The Dram Shop in Missoula, Montana
As a creative writing major, former touring musician, and the son of two entrepreneurs, it was only a matter of time until Zach Millar started an interesting business of his own. After spending 11 years at Missoula’s Big Sky Brewing, first in the taproom, then as a distribution manager for the brewery’s 26-state wholesaler network, he decided to apply his skills to the only one of the three tiers he hadn’t dipped his toes into. The Dram Shop was born.
Millar’s wife, Sarah, was working in Missoula’s startup community when the couple found themselves well-positioned to open a bar and taproom. “Sarah and I had always dreamed about running our own business together. We felt like it was good timing and the right opportunity, and so we went for it.”
When it opened in April 2015, The Dram Shop became Montana’s first standalone growler retailer. Today, its 40 taps pour classics like Oskar Blues Dale’s Pale Ale and Petrus Aged Pale alongside selections like Moose Drool Brown Ale and Whistle Pig Red Ale from Millar’s former employer Big Sky, and smaller locals like Meadowlark Brewing, Great Burn Brewing, and Carter’s Brewing. You’ll also find wine, cider, and kombucha on tap, plus a curated selection of bottled wine and beer.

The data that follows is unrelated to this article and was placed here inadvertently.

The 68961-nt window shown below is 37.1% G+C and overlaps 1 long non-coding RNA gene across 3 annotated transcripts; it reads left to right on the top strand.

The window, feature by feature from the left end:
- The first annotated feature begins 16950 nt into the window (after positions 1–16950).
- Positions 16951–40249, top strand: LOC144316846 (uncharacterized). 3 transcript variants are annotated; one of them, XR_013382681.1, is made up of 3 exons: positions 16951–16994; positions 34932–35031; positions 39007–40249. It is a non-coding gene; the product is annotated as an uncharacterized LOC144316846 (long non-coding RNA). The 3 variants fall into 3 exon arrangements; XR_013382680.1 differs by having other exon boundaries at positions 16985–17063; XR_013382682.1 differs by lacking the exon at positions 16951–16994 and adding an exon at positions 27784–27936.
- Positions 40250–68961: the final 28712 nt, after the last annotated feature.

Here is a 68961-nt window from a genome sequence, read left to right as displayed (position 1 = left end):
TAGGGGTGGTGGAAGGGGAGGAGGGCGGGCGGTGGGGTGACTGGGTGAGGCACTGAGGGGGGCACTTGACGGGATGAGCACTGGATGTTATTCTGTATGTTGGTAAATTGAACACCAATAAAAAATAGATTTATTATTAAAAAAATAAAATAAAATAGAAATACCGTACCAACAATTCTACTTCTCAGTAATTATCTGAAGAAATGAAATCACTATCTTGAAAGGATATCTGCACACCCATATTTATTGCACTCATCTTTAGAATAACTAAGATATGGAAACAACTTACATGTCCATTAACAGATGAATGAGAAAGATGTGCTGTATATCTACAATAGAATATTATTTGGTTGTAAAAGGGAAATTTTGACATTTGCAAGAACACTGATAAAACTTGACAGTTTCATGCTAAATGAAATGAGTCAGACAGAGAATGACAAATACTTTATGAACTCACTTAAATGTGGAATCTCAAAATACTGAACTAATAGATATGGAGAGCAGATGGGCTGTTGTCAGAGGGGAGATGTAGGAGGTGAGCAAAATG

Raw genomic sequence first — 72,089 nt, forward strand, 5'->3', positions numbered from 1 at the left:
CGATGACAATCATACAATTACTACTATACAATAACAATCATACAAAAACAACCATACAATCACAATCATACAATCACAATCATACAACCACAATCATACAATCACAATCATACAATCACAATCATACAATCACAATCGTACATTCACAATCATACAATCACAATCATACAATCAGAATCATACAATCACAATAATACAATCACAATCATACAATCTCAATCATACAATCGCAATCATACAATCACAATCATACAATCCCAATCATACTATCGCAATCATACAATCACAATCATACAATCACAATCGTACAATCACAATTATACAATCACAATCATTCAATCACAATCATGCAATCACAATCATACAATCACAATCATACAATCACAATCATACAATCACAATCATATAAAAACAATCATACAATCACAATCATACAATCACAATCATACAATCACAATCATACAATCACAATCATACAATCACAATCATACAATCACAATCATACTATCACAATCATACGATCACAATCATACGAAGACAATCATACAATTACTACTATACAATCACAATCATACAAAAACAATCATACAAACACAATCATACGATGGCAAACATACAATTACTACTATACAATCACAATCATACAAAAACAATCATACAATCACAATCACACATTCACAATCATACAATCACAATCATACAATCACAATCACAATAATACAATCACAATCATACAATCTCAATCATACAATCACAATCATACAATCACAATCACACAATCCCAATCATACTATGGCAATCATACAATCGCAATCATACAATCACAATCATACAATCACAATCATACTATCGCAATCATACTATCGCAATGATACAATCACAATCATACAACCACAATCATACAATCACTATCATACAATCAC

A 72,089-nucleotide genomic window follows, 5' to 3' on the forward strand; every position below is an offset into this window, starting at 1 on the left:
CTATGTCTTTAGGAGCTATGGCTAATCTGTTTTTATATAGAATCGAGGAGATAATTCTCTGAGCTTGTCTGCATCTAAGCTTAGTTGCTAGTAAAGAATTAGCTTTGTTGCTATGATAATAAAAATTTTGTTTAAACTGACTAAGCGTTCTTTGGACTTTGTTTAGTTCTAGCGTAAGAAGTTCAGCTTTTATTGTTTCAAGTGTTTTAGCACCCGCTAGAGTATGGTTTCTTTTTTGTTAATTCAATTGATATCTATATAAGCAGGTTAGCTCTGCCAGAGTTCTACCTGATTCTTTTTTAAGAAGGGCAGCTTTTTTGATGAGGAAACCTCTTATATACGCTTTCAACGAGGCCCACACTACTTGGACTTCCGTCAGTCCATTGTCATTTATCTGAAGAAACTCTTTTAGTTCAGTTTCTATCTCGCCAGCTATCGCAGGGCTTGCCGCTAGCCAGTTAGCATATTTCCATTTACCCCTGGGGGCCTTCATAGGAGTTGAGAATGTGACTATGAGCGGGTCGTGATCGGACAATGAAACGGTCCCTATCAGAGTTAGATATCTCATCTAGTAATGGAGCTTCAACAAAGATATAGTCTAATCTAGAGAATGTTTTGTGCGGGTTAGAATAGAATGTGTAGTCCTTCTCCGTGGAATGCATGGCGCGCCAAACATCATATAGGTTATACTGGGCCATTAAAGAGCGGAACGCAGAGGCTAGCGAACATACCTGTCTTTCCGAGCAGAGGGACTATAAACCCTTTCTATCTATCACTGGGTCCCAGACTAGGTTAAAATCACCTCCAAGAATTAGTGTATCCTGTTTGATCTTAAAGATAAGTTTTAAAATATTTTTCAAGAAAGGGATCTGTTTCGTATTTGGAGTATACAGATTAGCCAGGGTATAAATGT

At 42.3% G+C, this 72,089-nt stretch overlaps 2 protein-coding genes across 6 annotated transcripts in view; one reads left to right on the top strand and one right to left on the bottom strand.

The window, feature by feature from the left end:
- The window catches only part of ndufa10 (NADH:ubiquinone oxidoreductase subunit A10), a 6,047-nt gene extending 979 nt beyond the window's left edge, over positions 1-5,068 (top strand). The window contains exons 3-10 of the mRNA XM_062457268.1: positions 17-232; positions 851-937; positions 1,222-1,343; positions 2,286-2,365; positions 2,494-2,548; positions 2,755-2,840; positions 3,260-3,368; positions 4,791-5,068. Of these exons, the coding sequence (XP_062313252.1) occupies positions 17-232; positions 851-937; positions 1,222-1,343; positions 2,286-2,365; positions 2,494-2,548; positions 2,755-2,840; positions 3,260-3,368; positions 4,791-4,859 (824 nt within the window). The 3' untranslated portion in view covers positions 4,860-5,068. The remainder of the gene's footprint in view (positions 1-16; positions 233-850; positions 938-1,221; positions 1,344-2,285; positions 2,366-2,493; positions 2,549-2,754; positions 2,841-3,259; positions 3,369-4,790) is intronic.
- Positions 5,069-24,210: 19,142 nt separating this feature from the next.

“It’s wild to think of all the kegs we empty on the daily,” says The Dram Shop’s “right hand lady” Elizabeth Hunter. “Sometimes on a Thursday or Friday we’ll blow through six to 10 kegs in a night. We show love to our locals with tap takeovers and we rotate our cask beer selection with a different local brewery each week.” In a fun education effort, the shop also highlights a different beer style each month. “In May, we featured six Maibocks from a range of areas including the Czech Republic, California, Colorado, and two from Missoula,” Hunter says. “It’s fun to compare six beers of the same style from all over the world.”
Documentary filmmaker Ryan Seitz loves discovering interesting beers at the shop. He lives a block away and often does a lot of pre-production work for his films there, saying it inspires his creativity. “Zach makes a concerted effort to seek out beers that are not always accessible to most bars and taprooms in Montana,” Seitz says. “I love trying new beers that I can’t get my hands on elsewhere in town.”
And really, it all comes back to education—especially in a nascent beer market like Montana’s. For Millar, that might mean turning someone on to a beer style they had previously written off. For Seitz, that’s trying something new and exciting. For others, like Hunter, it’s an everyday occurrence—and one that, thankfully, is a virtuous circle.
“Don’t assume anything, ever,” Hunter says about what she’s learned from working at The Dram Shop. “Be proactive in learning about the history, the process, and the taste components of what we offer. Teach your clientele and let them teach you. Be creative. Throw curve balls. Be fast. And remember that everyone has a different idea of what quality is, what pleases us.” ■